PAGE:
With California already on track to meet its goal of getting 33% of its electricity from renewable sources by 2020, Gov. Jerry Brown announced on Jan. 5 that he would seek to raise the renewables portfolio standard (RPS) target to 50% by 2030.
In his inaugural speech opening his fourth term (he previously served from 1974 to 1982 before being reelected in 2010), Brown laid out an aggressive plan to maintain the state’s lead in shifting to a carbon-free economy.
“Taking significant amounts of carbon out of our economy without harming its vibrancy is exactly the sort of challenge at which California excels,” Brown said. “This is exciting, it is bold and it is absolutely necessary if we are to have any chance of stopping potentially catastrophic changes to our climate system.”
Brown’s plan rolls together a variety of green initiatives: more distributed energy, more battery storage, more smart grids, more electric vehicles, and more energy efficiency—doubling the efficiency of existing buildings. Brown also wants to cut the state’s oil usage in the transportation sector 50% by 2030.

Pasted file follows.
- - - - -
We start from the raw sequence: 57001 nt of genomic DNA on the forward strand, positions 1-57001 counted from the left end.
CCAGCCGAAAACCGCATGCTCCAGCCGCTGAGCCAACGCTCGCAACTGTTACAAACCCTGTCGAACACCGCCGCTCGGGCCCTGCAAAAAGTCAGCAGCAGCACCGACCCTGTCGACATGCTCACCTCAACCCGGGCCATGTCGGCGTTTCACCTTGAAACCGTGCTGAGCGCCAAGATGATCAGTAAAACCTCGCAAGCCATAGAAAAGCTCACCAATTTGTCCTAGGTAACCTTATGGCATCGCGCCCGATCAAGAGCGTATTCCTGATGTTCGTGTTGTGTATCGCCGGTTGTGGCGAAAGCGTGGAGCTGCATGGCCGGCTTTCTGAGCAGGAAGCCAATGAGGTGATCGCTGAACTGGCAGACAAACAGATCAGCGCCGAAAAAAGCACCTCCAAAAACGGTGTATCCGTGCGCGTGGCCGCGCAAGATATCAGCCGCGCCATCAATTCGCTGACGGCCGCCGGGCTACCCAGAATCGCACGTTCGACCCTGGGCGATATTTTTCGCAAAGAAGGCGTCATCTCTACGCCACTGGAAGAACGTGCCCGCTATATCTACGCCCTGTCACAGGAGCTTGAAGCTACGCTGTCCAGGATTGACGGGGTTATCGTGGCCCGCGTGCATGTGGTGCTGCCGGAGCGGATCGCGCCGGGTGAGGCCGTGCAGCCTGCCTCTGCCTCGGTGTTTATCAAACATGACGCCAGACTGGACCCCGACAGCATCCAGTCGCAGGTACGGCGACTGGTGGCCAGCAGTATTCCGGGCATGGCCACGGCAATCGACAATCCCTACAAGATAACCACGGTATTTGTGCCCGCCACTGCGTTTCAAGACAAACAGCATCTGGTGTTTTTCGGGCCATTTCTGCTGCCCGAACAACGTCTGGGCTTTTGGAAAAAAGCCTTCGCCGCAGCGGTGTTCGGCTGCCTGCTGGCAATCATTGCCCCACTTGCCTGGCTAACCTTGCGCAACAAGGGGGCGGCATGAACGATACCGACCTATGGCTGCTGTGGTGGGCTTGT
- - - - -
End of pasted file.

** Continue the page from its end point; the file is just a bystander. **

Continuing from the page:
Brown readily acknowledged the challenges in such a goal. “How we achieve these goals, and at what pace, will take great thought and imagination mixed with pragmatic caution. It will require enormous innovation, research and investment. And we will need active collaboration at every stage with our scientists, engineers, entrepreneurs, businesses and officials at all levels,” he said.
Politically, at least, the challenges may be limited, because Democrats control both houses of the state legislature by large margins. Brown has had little trouble getting his agenda passed into law thus far.
What the effects on the state’s economy might be, however, are not clear. California already pays some of the highest electricity rates in the country, though total electric bills are actually below average because of the success of prior energy efficiency measures. AB32, the state’s much-heralded cap-and-trade system to reduce carbon emissions, has so far not been the economic disaster its critics predicted it would be. Brown asserted, “We are well on our way to meeting our AB 32 goal of reducing carbon pollution and limiting the emissions of heat-trapping gases to 431 million tons by 2020.”
One sector sure to benefit from the new target is the state’s booming rooftop solar industry. California in 2014 installed more solar photovoltaic capacity than any other state by far, and in the third quarter installed almost as much as the rest of the country combined, according to data from the Solar Energy Industries Association and GTM Research.
—Thomas W. Overton, JD, POWER associate editor